Xmas on the Rhine: Bon Voyage!
Gingerbread. Christmas Cookies. Hot Chocolate. That’s what we had for lunch today . . . snacks . . . and tea.
It’s late afternoon and rapidly getting dark. Now we are watching the pastry chefs demonstrate cookie-making techniques and share their recipes. We are also learning how to make the aforementioned gluhwein – but I am not paying attention. I have decided I don’t even like the smell of the gluhwein.
We deserve all these treats after walking around Cologne all day. It stayed cloudy, but only drizzled a bit midday (during which we hid out in a cafe with a luscious hot chocolate), so we were very lucky. This morning’s walking tour took us through Altstadt (Old Town), and by some excavations of the old Roman city and original synagogue, as well as the Cathedral. A major port in Roman days, this is now the fourth largest city in Germany and the capital of the Rhineland. Almost all of the city was destroyed in WWII, but the cathedral was spared and survived largely intact. To preserve the beautiful glass windows, they were all removed at the start of the war and stored underground.
Koln was one of the primary destinations for religious pilgrims; the relics of the three Magi put the city on the map along with Jerusalem and Santiago de Compestela. The Cathedral was built over centuries (a la the one in Pillars of the Earth) from 1248 until completion in 1880, specifically to house the famous relics. They are in a solid gold, three-part coffin still on prominent display today.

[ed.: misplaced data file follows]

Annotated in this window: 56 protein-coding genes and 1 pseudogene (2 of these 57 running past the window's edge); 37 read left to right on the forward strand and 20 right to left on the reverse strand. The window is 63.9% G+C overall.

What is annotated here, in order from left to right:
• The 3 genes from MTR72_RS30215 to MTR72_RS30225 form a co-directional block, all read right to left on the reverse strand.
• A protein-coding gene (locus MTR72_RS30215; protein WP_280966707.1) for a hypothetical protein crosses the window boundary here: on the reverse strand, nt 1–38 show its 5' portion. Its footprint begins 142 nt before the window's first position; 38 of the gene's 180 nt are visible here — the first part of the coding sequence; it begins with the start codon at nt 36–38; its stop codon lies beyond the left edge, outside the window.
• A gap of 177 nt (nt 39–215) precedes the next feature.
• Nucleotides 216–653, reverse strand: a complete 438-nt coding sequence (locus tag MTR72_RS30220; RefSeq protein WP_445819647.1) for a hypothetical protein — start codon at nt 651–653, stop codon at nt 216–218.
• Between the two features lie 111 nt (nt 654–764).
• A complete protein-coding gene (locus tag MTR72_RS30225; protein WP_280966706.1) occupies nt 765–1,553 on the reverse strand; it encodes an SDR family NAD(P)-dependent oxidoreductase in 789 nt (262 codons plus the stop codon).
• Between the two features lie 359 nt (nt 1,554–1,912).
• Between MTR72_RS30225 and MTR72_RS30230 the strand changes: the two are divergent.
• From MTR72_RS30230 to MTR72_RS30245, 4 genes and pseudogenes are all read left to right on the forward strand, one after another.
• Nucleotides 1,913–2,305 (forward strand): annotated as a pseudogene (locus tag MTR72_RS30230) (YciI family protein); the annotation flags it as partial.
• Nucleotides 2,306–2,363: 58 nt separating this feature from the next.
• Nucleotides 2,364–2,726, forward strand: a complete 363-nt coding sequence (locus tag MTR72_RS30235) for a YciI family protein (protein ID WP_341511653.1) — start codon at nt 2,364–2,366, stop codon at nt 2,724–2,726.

Those of us who speak English call the city Cologne, which is actually the French name for Koln; this is indeed where the term cologne comes from. A wonderful example of re-branding occurred when a liquor-maker found his product outlawed and decided to turn it into a perfume. One can only imagine what the odors in the city were like when wearing liquor was a good thing.
We found our way back to our favorite market – the Alter Markt and saw another portion in Heumarkt, geared towards children, with an ice rink and small Ferris wheel. There must be some sort of school holiday in Europe because there were many groups of young children around today, including groups speaking French and English.
We circled back to the Rhine and made a brief visit to the newest market, which is by the chocolate Museum along the Harbour. Hafen Markt has replaced the Medieval Market of years past and may not have been the best business decision; it was certainly not very Christmassy. We then made the lengthy walk along the Rhine back to our ship. I popped back out to see the last of the Cologne Xmas Markets – the Floating Christmas Market on the MS Wappen von Koln. An odd combination of vintage, Christmas and craft items, it is the only market that charges admission (€2 for UNICEF) and the first time I fell victim to the claustrophobic feeling when you enter a way-too-warm enclosure wearing a lot of clothing. I didn’t stay long.
Off to hear some more lovely piano melodies, hear a port talk about Koblenz and dinner. We
actually sail tonight – a rare occurrence on this voyage!
Pingback: Secrets of European Christmas Markets | Maximizing Luxury Travel